Problem #1: There's a mildewy smell coming from your washer.
Solution: It's not uncommon for both top- and front-loading washing machines to develop a ring of mildew around the rubber door seal. This is more likely if you live in a humid climate or have a laundry room that is poorly ventilated, two conditions that mildew loves to thrive in.
Likewise, if you wash with only cold water -- which does not kill midlew-causing bacteria -- or leave damp clothes in the washing machine for extended periods of time, you may also be encouraging the development of mildew.
To remove mildew and discourage further growth, clean the rubber seal with a solution of 1 cup chlorine bleach to 2 cups warm water. Wearing protective gloves, first wipe the lower portion of the door seal -- where water and, thus, bacteria will be most concentrated -- with a soft cloth soaked in the bleach solution. Then follow up by wiping down the entire seal.
Finally, fill the bleach dispenser with bleach and run the washer (without any laundry) through a complete cycle using hot water. Repeat this process every two to four months to keep mildew in check.
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Problem #2: Your clothes just don't seem to be coming out as clean as they used to.
Solution: It's time to deep-clean your washing machine. Run a short, hot Wash cycle with detergent, then rinse with plain water. If the machine is exceptionally dirty or requires sanitizing, add 3/4 cup of bleach and 1 tablespoon powdered laundry detergent, fill the washer with warm water, and let it sit in the machine for a few minutes. Then drain and rinse a few times with plain water to eliminate any traces of dirt or bleach.
Problem #3: Clothes are still damp when you take them out of the dryer.
Solution: Check the exhaust ducting (and make it a habit to do so at least once a year). Any obstructions will restrict airflow and result in longer drying times. It is best to have a qualified technician remove any blockages.
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Problem #4: Your whites are turning yellow.
Solution: White damask napkins, linens, and even socks can be whitened on the stove. Fill a pot with water and a few slices of fresh lemon; bring the water to a boil. Turn off heat, add linens, and let soak for up to an hour. Then launder as usual. For extra brightening, spread them out in the sunlight to dry.
You can also use a solution called "bluing," which is a liquid added to laundry during the Wash or Rinse cycle to combat the yellowing of whites. The blue (usually ultramarine) pigment adds a subtle tint to fabrics, which makes them appear whiter but doesn't actually whiten them. This is because a "blue" white appears brighter and cleaner than a "yellow" white or a "red" white.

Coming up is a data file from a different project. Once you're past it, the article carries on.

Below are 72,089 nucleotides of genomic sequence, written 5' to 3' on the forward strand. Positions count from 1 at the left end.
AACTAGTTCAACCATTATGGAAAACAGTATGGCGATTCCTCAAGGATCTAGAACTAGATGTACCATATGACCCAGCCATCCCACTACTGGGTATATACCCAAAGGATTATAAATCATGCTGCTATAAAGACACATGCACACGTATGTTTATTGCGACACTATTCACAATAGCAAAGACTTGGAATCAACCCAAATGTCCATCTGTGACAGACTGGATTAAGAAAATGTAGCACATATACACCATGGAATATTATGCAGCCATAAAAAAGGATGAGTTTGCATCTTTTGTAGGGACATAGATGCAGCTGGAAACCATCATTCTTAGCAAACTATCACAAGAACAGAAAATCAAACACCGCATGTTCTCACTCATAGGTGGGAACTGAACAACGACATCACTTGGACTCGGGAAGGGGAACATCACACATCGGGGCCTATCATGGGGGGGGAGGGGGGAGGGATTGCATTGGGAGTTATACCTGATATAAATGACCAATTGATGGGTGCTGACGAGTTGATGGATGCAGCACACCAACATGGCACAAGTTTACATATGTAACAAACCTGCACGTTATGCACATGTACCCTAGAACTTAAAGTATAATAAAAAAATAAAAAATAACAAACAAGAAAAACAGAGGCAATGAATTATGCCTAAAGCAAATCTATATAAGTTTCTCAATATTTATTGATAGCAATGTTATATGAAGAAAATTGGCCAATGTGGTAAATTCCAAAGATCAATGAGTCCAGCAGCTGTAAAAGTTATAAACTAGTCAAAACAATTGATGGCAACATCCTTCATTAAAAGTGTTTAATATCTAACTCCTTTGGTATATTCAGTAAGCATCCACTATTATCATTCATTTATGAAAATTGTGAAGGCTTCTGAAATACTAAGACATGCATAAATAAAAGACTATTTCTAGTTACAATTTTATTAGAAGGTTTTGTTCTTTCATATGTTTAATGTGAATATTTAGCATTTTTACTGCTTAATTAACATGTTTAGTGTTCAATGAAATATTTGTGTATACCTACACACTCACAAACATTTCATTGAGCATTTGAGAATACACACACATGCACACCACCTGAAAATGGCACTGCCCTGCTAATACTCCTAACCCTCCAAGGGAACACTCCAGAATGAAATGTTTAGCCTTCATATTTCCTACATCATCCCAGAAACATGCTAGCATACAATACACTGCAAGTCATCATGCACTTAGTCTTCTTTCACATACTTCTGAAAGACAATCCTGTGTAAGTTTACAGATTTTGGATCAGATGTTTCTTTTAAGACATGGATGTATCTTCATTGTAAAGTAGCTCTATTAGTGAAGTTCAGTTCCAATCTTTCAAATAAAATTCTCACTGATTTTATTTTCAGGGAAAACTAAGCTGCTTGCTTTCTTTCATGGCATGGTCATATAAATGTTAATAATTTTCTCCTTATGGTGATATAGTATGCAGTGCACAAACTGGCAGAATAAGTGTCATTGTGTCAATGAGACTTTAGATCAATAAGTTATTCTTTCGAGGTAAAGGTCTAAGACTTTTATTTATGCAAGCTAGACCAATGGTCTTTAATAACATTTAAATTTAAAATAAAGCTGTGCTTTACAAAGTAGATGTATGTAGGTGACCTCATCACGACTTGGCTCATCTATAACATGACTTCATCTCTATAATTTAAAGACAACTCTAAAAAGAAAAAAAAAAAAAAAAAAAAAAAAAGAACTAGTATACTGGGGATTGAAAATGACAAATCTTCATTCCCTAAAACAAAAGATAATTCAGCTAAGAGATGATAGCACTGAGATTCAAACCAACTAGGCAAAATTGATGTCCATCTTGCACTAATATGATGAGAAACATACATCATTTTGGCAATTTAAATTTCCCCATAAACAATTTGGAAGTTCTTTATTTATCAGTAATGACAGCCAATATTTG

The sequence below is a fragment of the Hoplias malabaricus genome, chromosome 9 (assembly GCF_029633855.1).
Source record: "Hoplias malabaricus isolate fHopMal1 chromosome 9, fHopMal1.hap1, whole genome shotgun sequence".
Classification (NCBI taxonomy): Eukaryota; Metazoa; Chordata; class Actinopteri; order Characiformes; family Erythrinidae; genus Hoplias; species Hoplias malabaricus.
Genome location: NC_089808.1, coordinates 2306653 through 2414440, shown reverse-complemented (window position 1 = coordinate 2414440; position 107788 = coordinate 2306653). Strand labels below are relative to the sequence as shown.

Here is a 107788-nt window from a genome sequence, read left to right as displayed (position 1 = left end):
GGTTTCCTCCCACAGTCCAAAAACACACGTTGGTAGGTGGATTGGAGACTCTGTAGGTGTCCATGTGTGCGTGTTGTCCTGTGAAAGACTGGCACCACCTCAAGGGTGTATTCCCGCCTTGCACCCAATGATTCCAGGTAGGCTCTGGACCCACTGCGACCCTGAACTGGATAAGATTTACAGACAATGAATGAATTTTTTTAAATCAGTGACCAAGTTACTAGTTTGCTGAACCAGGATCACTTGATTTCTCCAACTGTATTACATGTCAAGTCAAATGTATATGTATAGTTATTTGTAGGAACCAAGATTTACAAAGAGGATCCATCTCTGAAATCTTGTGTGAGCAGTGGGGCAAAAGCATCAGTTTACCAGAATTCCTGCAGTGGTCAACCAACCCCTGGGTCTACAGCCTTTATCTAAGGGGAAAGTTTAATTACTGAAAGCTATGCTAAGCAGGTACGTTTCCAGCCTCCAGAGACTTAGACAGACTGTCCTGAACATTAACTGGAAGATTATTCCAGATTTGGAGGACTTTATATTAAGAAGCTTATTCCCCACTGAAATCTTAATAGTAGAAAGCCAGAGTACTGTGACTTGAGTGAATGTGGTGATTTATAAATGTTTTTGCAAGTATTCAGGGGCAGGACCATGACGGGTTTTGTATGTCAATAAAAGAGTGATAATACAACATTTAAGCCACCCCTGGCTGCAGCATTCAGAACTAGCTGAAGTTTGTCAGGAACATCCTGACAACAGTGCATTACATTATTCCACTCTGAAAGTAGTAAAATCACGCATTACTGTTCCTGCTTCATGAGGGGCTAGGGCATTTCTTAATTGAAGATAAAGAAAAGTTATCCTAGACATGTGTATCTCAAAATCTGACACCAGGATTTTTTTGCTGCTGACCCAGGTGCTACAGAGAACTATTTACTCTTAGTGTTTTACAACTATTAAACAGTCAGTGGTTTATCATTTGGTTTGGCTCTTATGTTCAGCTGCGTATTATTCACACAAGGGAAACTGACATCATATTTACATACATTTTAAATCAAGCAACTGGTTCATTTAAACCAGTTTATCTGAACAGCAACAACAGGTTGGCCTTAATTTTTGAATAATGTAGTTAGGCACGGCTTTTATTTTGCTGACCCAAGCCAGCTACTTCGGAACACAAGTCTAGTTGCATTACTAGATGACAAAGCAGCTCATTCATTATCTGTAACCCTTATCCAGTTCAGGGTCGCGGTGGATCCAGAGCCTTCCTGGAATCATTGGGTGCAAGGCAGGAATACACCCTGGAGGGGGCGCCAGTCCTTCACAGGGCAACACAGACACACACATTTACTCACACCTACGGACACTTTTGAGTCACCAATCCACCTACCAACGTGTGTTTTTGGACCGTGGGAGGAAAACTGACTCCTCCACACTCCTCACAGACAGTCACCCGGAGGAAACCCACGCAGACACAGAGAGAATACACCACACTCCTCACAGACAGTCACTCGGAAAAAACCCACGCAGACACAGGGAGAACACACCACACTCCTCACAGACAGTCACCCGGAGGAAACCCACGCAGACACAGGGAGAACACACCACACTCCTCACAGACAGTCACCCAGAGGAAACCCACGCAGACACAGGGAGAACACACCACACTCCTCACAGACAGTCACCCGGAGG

Bluing must be diluted with water before it's added to the washer. You can still find bluing in some supermarkets, but it is no longer a staple of the laundry section.
Other laundry aids that combat yellowing include bleach, chlorine bleach, Borax, oxygen bleach, enzyme presoaks, washing soda, and white vinegar.
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Problem #5: Static cling.
Solution: Remove clothes from the dryer while still slightly damp (allow to air-dry before folding or putting away). You can stop electrical charges from building up by using a humidifier to add moisture to the air inside your home. When purchasing clothing, keep in mind that natural fabrics like cotton and wool are less likely than synthetic fibers -- such as rayon, polyester, and nylon -- to produce static.
If the clothes you're wearing are clinging, mist the air with water from a spray bottle, then walk through it to discharge the static. You can also mist clothing with an antistatic spray, which essentially coats the surface of the fabric with salts that absorb moisture in the air.
Prevent static cling by using a quarter of a dryer sheet (instead of a whole one) or rubbing 1 teaspoon of liquid softener into a damp washcloth and placing it in the dryer with the clothes. Dryer sheets tend to be better static inhibitors than liquid softeners.
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Problem #6: Your iron leaves rust stains on your clothing.
Solution: To clean mineral deposits from steam irons, people used to run vinegar and water through them. Today, some manufacturers warn against that procedure because it may result in a brown substance oozing from the holes. Instead, they recommend cleaning an iron with its own steam. Use the Steam Cleaning setting if there is one. Or place the iron on a metal cooling rack over a surface that won't be harmed by heat or water; turn the setting to steam and maximum heat, and let steam and water jet through the holes.
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